It may be an inconvenient truth for some but it seems as if everyone's going green. Here are a few ways psychologists in particular can help protect the planet.
Save a tree; use your computer. Review the resources you consume daily and make adjustments as needed, says Thomas Doherty, PsyD, a Portland, Ore., psychologist who helps clients develop more sustainable lifestyles. Psychologists, for example, tend to use a lot of paper-for reports, presentations, client files and more. To curb paper waste, Indiana University cognitive psychology professor Michelle Verges, PhD, posts her syllabi and other course information online and uses both sides of the paper when she does need to print. Researchers can reduce paper use by collecting data via the Web when possible.
Confidentiality concerns may prevent clinicians and researchers from reusing paper, so Doherty recommends finding a local source for buying post-consumer recycled paper. Not only does recycled paper save trees, it keeps more trees sucking up carbon dioxide from the air, reducing the amount of greenhouse gases in the air. Confidential documents may be shredded and then recycled-at least in most areas, Doherty says. In Phoenix-a city that does not accept shredded paper for recycling-psychologist Sherri Gallagher, PhD, says she puts it in her compost and later uses it to fertilize her garden.
Practitioners may even want to consider the example of Portland, Ore., psychologist Jeffrey Noethe, PhD, who went almost completely paperless. When Noethe does patient intakes, for example, he scans and shreds each client's information form and signature pages and types up notes after each session. He does all of his scheduling and billing electronically, as well. As for security, he says his encrypted computer files are much safer than paper copies in a file cabinet.
"There are more people who know how to use a crowbar than know how to hack a computer," says Noethe, who is on the steering committee of the Portland-based group Psychology for a Sustainable Future, which explores the connections among psychology, ecology and sustainability.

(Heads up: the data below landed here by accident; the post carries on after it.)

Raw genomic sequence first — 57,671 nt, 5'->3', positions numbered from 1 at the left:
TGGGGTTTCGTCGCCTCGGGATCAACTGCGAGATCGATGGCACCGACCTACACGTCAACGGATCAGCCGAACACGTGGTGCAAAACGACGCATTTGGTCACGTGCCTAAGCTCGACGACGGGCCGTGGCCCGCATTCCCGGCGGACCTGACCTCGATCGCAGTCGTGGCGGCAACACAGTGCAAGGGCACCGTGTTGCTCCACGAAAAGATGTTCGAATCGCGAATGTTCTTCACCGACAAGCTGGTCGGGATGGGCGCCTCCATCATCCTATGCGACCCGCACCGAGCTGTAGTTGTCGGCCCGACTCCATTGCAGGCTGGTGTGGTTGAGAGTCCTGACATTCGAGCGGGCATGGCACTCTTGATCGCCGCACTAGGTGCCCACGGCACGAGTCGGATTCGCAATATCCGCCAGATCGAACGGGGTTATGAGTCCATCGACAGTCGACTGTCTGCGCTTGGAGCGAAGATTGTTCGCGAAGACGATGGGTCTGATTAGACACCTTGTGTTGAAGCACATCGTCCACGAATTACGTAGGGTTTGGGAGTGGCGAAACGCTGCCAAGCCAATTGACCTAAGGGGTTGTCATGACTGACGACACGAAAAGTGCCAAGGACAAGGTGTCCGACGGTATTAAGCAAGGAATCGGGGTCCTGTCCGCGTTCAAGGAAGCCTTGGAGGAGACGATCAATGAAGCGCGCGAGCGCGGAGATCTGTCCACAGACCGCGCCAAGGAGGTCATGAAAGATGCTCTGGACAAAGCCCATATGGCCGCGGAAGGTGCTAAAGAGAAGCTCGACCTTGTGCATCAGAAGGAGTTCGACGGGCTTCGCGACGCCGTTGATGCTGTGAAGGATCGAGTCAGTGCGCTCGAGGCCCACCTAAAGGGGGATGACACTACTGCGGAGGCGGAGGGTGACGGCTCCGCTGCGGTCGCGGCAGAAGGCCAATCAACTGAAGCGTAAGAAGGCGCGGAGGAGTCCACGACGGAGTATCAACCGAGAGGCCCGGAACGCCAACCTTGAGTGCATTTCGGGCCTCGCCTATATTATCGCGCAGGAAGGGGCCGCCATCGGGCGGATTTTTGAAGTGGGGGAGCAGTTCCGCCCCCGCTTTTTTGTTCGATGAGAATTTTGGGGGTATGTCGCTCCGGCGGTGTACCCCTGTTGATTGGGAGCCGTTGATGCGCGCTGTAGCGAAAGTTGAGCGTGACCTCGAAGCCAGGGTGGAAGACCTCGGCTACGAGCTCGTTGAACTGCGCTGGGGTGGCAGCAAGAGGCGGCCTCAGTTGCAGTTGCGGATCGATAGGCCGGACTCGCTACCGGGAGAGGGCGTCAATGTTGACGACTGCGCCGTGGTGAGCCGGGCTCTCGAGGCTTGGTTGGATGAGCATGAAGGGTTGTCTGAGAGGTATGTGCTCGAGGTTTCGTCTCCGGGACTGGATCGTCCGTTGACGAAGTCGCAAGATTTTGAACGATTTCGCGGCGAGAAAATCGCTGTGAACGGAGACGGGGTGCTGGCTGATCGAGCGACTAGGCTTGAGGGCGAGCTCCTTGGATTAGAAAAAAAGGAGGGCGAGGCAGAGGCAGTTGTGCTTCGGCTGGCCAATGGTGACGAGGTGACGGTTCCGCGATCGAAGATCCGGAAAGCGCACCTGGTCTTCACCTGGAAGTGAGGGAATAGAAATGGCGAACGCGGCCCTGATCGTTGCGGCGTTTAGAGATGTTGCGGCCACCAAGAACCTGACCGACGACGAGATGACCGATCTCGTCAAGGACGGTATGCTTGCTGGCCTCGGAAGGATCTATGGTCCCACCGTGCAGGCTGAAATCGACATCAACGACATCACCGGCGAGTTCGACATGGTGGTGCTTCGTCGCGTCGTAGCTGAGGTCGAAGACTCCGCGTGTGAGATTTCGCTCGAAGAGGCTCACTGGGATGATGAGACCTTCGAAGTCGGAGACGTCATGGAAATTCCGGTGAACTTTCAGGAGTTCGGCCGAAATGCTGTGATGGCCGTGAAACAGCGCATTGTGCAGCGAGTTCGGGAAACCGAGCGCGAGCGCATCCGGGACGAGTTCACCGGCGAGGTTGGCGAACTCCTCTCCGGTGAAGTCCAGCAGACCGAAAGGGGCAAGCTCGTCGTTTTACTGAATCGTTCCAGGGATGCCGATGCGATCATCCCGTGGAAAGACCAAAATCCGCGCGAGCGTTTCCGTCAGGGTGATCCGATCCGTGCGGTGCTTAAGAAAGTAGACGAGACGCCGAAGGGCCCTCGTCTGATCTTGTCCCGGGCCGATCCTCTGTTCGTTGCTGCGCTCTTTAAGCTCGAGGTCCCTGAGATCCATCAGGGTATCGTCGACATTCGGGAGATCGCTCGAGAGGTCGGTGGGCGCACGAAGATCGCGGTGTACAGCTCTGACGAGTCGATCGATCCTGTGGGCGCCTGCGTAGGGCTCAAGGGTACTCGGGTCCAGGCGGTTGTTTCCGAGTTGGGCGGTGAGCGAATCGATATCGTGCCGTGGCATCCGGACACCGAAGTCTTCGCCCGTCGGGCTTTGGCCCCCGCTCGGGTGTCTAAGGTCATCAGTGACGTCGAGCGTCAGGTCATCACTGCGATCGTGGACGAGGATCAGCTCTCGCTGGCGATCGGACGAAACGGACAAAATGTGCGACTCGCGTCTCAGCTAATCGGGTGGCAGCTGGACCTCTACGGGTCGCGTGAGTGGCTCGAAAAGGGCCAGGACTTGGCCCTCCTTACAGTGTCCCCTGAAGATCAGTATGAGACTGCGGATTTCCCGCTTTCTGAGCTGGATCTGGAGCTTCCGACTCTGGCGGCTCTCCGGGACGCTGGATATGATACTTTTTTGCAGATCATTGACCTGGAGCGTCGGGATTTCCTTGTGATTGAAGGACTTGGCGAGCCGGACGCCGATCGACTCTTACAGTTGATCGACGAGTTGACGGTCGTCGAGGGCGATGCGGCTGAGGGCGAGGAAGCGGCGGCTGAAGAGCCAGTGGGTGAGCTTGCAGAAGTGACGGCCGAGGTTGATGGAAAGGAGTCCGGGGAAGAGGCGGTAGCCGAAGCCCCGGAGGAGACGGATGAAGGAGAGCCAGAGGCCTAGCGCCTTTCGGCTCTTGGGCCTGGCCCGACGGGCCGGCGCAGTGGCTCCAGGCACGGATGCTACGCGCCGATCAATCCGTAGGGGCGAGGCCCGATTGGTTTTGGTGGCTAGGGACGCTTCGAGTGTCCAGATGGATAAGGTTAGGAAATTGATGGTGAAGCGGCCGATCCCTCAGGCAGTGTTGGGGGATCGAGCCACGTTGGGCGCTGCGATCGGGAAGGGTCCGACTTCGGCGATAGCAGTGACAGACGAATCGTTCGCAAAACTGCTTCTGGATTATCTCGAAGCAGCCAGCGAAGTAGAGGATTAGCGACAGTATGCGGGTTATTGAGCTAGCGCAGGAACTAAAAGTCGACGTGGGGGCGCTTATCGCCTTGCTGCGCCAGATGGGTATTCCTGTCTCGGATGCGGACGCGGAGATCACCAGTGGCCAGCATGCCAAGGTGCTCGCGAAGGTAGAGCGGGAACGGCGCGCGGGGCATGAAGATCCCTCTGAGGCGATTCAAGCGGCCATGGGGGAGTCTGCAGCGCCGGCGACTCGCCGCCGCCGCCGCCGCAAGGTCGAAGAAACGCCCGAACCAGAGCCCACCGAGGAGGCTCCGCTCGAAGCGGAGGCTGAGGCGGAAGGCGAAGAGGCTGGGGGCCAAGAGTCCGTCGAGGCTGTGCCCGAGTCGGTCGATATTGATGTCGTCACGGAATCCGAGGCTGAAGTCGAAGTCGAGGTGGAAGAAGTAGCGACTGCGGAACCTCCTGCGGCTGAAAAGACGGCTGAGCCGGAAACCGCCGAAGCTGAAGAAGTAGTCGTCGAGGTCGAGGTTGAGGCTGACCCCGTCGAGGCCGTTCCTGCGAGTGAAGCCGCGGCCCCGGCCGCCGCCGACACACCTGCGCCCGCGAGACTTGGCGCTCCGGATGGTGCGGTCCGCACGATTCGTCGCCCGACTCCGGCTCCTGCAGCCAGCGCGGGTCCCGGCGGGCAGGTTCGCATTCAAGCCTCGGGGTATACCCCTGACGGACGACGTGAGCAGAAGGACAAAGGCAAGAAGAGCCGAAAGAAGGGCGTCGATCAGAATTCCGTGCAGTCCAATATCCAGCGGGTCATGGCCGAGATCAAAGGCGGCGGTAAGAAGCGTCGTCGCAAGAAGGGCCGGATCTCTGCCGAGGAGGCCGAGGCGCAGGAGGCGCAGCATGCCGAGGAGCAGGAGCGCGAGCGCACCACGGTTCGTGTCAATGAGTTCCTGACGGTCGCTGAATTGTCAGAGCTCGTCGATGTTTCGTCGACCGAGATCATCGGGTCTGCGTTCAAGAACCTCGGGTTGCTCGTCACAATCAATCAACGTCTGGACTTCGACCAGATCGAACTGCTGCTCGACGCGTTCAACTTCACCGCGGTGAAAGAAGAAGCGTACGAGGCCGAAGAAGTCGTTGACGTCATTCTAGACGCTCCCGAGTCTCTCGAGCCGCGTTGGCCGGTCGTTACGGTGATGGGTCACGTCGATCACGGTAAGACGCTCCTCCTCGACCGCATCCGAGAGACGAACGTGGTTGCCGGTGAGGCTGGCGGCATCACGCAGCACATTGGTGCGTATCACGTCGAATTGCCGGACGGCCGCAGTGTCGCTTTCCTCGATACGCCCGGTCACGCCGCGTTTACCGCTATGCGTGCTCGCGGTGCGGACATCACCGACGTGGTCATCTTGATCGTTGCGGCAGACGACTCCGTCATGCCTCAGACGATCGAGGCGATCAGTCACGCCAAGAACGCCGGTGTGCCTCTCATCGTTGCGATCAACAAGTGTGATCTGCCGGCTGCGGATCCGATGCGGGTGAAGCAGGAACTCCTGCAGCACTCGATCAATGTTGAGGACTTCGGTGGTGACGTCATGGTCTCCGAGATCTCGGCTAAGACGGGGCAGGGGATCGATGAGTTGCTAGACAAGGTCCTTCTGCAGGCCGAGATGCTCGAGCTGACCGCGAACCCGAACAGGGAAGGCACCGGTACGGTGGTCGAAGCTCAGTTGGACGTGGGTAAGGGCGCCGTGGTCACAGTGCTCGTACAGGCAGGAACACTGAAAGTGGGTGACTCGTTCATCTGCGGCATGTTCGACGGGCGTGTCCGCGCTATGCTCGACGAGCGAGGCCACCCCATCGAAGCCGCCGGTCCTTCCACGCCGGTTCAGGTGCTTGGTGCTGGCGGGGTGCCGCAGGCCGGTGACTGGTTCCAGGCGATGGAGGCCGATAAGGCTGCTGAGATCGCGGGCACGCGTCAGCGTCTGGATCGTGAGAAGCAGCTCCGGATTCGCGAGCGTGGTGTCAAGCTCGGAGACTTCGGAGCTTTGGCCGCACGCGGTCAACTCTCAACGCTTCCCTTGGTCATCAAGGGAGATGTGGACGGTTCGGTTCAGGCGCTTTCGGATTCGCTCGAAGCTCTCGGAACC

Overhaul your energy use. Electricity generation creates about 40 percent of U.S. carbon emissions, according to The Nature Conservancy. If you own your office and have control over your energy selections, choose to get your energy from one of a growing number of renewable energy sources-from solar power or windmills, for example-and install the most energy-efficient appliances, says industrial-organizational and conservation psychologist Elise Amel, PhD. More than 50 percent of retail customers in the United States now have the option to purchase alternative energy directly from their electricity supplier, according to the U.S. Department of Energy. (Visit www.eere.energy.gov for information on the alternative energy sources available in your area.)
Even if you don't have control over your workplace's energy source or appliance selection, everyone can cut their own energy consumption by switching to compact fluorescent lightbulbs, which reduce the amount of fossil fuels consumed to generate electricity. In December, Congress voted to phase out conventional incandescent lightbulbs beginning in 2012-all the more reason to invest now.
Another energy-saving tip: Turn off your computer when you leave the office, says Ken Liberatore, PhD, a staff psychologist with the Federal Bureau of Prisons in Lompoc, Calif. According to the U.S. Department of Energy, a typical computer and monitor use about 270 watts of energy when active. Powering down your computer when not in use-or at least setting it to enter sleep mode during periods of inactivity-reduces your computer's energy consumption by 75 percent-and may save you up to $150 a year.
In addition to the above tips, psychologists can join their institutions' recycling committees or green teams, says Verges. And if a group like this doesn't exist, start one.
"By participating in this type of committee work, you are in the position to implement green practices all over your campus" or office, Verges says.
Cut carbon as you commute. It's obvious, but can't be said too often: Whenever possible, take public transportation. Every mile that you don't drive saves one pound of carbon.
Airplanes are a particularly big culprit for greenhouse gas emissions, and can leave a big carbon footprint on an otherwise environmentally conscious lifestyle.
"You don't necessarily want to get caught up in the details of what kind of lightbulbs and paper you're using if you're flying around the country all the time and not doing something about that," says Doherty.